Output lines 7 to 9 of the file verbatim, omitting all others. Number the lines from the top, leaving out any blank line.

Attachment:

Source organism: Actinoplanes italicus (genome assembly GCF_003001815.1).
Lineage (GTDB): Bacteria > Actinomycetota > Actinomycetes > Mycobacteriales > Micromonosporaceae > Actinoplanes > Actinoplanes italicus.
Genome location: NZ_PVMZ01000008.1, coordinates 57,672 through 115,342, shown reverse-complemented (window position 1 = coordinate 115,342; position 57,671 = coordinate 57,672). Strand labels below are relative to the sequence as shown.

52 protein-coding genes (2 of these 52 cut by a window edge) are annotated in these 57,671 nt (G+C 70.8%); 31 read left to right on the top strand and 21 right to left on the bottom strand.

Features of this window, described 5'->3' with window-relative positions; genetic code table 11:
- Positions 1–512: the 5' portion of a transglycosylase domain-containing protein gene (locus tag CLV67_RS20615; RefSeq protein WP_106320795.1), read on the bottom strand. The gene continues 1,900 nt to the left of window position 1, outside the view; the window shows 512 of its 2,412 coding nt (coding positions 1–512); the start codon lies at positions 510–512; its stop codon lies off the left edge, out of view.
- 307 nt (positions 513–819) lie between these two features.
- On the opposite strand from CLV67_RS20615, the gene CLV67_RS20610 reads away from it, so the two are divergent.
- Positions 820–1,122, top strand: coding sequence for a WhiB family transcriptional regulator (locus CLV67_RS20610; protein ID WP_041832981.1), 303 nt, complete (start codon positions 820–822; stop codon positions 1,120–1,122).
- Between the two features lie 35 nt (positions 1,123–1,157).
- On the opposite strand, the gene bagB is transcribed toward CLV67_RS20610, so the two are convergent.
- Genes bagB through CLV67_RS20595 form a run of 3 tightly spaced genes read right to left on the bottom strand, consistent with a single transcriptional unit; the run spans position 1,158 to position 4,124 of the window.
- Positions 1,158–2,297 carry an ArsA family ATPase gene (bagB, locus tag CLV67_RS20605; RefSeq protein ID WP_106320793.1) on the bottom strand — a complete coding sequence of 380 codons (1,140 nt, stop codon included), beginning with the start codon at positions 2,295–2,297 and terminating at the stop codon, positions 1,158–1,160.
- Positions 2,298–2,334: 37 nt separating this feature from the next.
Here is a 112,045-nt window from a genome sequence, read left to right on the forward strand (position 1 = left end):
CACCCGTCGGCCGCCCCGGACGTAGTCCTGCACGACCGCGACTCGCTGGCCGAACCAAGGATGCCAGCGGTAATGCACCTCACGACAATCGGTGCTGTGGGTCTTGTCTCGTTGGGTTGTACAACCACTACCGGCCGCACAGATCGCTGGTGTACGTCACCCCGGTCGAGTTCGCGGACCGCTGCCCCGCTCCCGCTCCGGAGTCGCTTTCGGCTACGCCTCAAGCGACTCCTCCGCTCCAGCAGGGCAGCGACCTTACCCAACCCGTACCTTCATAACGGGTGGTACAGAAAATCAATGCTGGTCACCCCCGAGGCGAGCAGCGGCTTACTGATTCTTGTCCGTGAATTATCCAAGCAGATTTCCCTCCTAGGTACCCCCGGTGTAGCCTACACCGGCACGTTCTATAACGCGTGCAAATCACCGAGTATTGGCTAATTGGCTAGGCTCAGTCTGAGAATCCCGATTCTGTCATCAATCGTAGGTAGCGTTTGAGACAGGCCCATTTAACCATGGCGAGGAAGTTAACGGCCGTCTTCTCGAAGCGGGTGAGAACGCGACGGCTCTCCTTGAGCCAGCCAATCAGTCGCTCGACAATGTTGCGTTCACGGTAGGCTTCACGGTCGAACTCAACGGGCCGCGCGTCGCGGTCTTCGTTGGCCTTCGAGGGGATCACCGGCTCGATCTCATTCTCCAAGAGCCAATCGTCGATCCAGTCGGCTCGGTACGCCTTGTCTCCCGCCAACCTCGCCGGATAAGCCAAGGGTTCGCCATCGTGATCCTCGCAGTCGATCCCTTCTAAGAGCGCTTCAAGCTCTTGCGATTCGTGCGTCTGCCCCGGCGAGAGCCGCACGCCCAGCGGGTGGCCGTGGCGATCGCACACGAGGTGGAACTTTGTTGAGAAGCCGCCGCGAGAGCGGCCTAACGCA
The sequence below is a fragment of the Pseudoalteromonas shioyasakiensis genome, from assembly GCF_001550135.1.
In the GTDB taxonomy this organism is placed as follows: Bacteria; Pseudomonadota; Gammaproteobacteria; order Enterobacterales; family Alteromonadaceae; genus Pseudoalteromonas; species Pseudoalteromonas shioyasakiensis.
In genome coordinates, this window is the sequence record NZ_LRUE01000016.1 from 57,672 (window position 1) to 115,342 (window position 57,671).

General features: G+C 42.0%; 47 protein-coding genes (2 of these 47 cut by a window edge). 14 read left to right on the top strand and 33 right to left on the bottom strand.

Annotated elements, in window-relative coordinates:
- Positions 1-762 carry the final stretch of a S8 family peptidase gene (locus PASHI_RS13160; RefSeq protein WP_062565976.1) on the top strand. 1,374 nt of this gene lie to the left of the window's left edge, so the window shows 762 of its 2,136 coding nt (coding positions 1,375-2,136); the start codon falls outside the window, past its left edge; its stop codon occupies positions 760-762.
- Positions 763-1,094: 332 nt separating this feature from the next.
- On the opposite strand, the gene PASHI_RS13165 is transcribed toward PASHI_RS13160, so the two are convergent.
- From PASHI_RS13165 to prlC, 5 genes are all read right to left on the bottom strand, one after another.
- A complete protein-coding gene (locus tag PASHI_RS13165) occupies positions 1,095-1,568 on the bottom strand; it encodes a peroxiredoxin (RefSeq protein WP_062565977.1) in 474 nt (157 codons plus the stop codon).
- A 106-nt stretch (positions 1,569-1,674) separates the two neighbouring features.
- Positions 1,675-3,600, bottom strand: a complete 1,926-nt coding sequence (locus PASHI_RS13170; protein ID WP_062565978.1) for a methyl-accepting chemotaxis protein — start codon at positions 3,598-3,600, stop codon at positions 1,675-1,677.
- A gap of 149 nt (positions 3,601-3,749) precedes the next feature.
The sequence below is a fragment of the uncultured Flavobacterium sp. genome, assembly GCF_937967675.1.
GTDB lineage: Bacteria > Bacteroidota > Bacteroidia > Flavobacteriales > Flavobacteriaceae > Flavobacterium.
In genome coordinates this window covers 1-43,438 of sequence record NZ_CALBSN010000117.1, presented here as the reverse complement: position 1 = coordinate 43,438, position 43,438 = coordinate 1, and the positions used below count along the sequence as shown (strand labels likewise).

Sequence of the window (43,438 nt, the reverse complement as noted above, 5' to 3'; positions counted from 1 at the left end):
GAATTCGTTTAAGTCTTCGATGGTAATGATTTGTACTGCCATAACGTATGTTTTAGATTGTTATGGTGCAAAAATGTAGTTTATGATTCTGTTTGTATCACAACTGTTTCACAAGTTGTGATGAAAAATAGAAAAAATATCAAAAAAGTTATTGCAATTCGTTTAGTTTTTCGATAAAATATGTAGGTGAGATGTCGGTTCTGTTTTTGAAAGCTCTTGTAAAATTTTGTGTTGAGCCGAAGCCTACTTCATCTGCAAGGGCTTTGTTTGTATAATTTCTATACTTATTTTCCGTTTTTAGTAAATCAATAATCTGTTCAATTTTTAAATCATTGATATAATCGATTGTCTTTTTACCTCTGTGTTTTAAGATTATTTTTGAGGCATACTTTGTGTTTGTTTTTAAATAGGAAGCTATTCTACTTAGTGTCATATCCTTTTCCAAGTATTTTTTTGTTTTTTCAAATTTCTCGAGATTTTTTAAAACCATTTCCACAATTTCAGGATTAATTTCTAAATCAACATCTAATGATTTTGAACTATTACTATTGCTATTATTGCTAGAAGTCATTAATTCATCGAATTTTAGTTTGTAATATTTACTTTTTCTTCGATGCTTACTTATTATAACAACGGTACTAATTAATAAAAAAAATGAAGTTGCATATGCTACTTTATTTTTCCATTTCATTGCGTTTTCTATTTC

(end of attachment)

- 307 nt (positions 513–819) lie between these two features.
- On the opposite strand from CLV67_RS20615, the gene CLV67_RS20610 reads away from it, so the two are divergent.
- Positions 820–1,122, top strand: coding sequence for a WhiB family transcriptional regulator (locus CLV67_RS20610; protein ID WP_041832981.1), 303 nt, complete (start codon positions 820–822; stop codon positions 1,120–1,122).